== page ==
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Flash forward: What's next for flash storage technology
Emerging flash technologies target capacity, reliability and cost, while the line between storage and memory continues to blur. Over the past couple of years, we've seen four major developments in flash storage technology: 3D architectures, which will allow denser NAND chips; memory channel flash, which uses a server's DIMM slot and bus to add solid-state storage; nonvolatile memory express (NVMe), which offers a more efficient way to tap into a server's PCIe bus to wring out more performance; and nonvolatile dual in-line memory module (NVDIMM), which adds a nonvolatile tier to system RAM. All of these techs are available now. This issue of Storage magazine outlines the best use cases and the advantages/disadvantages of each flash storage technology.
Each new version of VMware's vSphere introduces new storage capabilities and features to support virtual servers. This issue explains vSphere's latest storage stuff, including new capacities, new performance controls and other storage-related management features. We'll also look at how storage vendors plan to support the new features.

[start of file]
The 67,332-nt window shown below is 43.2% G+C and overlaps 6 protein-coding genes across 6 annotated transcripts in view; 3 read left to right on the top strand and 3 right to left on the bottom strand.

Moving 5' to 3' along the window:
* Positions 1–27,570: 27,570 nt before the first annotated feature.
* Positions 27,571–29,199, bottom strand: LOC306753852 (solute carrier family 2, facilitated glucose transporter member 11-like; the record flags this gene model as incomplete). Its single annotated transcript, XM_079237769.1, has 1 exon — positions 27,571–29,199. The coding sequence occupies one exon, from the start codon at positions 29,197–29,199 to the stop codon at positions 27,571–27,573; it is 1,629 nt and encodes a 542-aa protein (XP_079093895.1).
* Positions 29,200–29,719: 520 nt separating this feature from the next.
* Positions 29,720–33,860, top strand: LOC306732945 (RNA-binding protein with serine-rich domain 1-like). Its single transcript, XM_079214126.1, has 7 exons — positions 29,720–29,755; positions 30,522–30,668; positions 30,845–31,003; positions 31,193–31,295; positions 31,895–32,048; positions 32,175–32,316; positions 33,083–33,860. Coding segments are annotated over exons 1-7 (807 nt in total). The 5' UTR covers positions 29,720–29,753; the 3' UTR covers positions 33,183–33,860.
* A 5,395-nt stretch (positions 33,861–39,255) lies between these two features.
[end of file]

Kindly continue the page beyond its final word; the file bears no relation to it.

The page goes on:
It doesn't matter what industry you're in, the size of your company or whether your shop is fully virtualized -- the odds are that you struggle to control or keep up capacity growth. With more devices than ever creating data and more uses for that data, many companies are reluctant to deep-six anything. Luckily, there are new and cost-effective ways to cope with all that data without breaking the bank.
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Features in this issue
Memory channel flash, 3D, NVMe and NVDIMM are among the recent developments in flash storage technology that may soon replace NAND flash.
VMware's vSphere 6 release shows that the vendor is aiming for a completely software-defined data center with a fully virtualized infrastructure.
Data capacity challenges -- and the anxiety they bring -- result from the rapid explosion of data growth combined with barely increasing budgets.
Shopping for a NAS array? You likely want faster, scalable performance from your network-attached storage system, but price still matters.
Columns in this issue
It's hard to tell which storage techs will stand the test of time, but looking back at some of yesterday's storage technologies can help.
Hardware vendors and software-defined storage vendors are joining forces seemingly every day, but who will dominate the SDS marketplace?
There is no universal set of rules for ROBO backup. But all corporate data protection plans need to consider it, Jason Buffington explains.
The flash storage market is poised for rapid growth into enterprise data centers as costs drop and solid-state drive density and capacity expands.